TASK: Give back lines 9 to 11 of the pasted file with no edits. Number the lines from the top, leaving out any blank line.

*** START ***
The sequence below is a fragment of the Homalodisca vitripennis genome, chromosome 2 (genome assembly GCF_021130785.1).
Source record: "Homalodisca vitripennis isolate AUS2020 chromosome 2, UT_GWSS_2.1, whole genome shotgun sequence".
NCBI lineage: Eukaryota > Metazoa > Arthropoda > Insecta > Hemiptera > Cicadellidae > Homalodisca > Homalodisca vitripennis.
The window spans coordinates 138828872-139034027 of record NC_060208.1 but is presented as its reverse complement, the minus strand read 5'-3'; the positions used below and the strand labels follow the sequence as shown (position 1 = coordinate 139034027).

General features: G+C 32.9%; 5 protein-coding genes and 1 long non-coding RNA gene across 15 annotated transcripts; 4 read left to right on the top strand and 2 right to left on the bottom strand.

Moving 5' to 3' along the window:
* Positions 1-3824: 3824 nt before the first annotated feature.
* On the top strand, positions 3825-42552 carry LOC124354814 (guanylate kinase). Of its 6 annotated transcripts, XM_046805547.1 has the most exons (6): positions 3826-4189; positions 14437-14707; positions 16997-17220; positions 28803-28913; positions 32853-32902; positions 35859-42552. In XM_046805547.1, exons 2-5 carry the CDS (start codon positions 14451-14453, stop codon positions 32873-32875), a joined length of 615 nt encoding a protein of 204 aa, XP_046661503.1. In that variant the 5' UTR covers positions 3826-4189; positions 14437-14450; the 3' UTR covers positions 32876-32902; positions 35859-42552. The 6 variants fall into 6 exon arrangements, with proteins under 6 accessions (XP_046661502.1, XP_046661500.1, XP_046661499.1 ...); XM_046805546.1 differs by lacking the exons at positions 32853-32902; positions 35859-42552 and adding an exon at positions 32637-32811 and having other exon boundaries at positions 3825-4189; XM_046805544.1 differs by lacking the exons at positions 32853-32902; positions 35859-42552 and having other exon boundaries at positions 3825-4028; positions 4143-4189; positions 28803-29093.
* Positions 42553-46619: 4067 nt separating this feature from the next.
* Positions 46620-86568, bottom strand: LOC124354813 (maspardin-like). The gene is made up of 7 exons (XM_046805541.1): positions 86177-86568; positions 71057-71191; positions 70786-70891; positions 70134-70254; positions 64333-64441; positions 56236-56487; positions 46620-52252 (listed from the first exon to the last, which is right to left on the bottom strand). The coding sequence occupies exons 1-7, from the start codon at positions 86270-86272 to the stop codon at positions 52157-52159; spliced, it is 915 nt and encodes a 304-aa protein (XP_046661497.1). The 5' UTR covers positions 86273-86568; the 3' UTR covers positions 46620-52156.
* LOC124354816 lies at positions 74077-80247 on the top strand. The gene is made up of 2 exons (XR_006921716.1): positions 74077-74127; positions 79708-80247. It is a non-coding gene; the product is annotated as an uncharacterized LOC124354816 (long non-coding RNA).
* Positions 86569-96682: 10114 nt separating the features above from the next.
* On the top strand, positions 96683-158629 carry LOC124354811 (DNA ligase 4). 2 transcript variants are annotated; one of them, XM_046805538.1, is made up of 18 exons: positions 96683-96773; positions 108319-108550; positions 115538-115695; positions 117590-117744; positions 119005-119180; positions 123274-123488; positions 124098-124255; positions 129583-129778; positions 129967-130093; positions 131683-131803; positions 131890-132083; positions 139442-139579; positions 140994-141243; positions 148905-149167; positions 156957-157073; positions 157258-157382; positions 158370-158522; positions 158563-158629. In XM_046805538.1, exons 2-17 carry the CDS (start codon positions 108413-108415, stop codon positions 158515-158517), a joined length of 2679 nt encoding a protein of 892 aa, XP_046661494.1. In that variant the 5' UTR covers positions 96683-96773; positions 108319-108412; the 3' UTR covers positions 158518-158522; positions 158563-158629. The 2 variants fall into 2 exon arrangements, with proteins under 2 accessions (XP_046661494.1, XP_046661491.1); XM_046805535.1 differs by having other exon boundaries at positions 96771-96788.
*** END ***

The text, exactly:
* Positions 42553-46619: 4067 nt separating this feature from the next.
* Positions 46620-86568, bottom strand: LOC124354813 (maspardin-like). The gene is made up of 7 exons (XM_046805541.1): positions 86177-86568; positions 71057-71191; positions 70786-70891; positions 70134-70254; positions 64333-64441; positions 56236-56487; positions 46620-52252 (listed from the first exon to the last, which is right to left on the bottom strand). The coding sequence occupies exons 1-7, from the start codon at positions 86270-86272 to the stop codon at positions 52157-52159; spliced, it is 915 nt and encodes a 304-aa protein (XP_046661497.1). The 5' UTR covers positions 86273-86568; the 3' UTR covers positions 46620-52156.
* LOC124354816 lies at positions 74077-80247 on the top strand. The gene is made up of 2 exons (XR_006921716.1): positions 74077-74127; positions 79708-80247. It is a non-coding gene; the product is annotated as an uncharacterized LOC124354816 (long non-coding RNA).